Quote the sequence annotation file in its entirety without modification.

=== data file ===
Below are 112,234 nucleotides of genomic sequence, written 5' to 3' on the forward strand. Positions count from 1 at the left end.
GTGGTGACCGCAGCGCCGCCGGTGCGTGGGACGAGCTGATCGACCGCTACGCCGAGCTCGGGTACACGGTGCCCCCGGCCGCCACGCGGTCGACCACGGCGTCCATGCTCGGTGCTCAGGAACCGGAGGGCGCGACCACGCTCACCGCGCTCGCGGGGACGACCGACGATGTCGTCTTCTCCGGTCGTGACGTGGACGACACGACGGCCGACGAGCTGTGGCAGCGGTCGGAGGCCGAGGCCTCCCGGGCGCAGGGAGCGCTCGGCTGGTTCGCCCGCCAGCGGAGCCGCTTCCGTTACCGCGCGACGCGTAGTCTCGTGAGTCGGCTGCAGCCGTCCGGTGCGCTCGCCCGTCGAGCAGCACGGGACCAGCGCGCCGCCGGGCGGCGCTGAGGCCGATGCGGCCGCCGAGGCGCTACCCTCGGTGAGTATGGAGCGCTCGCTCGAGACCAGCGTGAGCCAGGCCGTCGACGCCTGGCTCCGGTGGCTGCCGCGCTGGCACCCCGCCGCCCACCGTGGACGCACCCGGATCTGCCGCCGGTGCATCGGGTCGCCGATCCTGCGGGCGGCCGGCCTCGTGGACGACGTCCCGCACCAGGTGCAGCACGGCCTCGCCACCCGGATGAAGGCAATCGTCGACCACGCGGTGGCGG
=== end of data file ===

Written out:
Below are 112,234 nucleotides of genomic sequence, written 5' to 3' on the forward strand. Positions count from 1 at the left end.
GTGGTGACCGCAGCGCCGCCGGTGCGTGGGACGAGCTGATCGACCGCTACGCCGAGCTCGGGTACACGGTGCCCCCGGCCGCCACGCGGTCGACCACGGCGTCCATGCTCGGTGCTCAGGAACCGGAGGGCGCGACCACGCTCACCGCGCTCGCGGGGACGACCGACGATGTCGTCTTCTCCGGTCGTGACGTGGACGACACGACGGCCGACGAGCTGTGGCAGCGGTCGGAGGCCGAGGCCTCCCGGGCGCAGGGAGCGCTCGGCTGGTTCGCCCGCCAGCGGAGCCGCTTCCGTTACCGCGCGACGCGTAGTCTCGTGAGTCGGCTGCAGCCGTCCGGTGCGCTCGCCCGTCGAGCAGCACGGGACCAGCGCGCCGCCGGGCGGCGCTGAGGCCGATGCGGCCGCCGAGGCGCTACCCTCGGTGAGTATGGAGCGCTCGCTCGAGACCAGCGTGAGCCAGGCCGTCGACGCCTGGCTCCGGTGGCTGCCGCGCTGGCACCCCGCCGCCCACCGTGGACGCACCCGGATCTGCCGCCGGTGCATCGGGTCGCCGATCCTGCGGGCGGCCGGCCTCGTGGACGACGTCCCGCACCAGGTGCAGCACGGCCTCGCCACCCGGATGAAGGCAATCGTCGACCACGCGGTGGCGG